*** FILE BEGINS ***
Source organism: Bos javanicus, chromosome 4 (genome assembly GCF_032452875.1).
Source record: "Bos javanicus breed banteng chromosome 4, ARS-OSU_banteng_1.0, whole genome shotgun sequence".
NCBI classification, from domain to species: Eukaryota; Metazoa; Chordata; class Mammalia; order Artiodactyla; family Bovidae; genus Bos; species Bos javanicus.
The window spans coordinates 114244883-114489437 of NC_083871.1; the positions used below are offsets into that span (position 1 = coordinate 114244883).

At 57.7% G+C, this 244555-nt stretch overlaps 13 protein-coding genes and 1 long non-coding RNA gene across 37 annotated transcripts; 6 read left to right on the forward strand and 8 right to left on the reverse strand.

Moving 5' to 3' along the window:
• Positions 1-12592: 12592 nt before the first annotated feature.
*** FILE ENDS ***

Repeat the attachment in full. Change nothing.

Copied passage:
Source organism: Bos javanicus, chromosome 4 (genome assembly GCF_032452875.1).
Source record: "Bos javanicus breed banteng chromosome 4, ARS-OSU_banteng_1.0, whole genome shotgun sequence".
NCBI classification, from domain to species: Eukaryota; Metazoa; Chordata; class Mammalia; order Artiodactyla; family Bovidae; genus Bos; species Bos javanicus.
The window spans coordinates 114244883-114489437 of NC_083871.1; the positions used below are offsets into that span (position 1 = coordinate 114244883).

At 57.7% G+C, this 244555-nt stretch overlaps 13 protein-coding genes and 1 long non-coding RNA gene across 37 annotated transcripts; 6 read left to right on the forward strand and 8 right to left on the reverse strand.

Moving 5' to 3' along the window:
• Positions 1-12592: 12592 nt before the first annotated feature.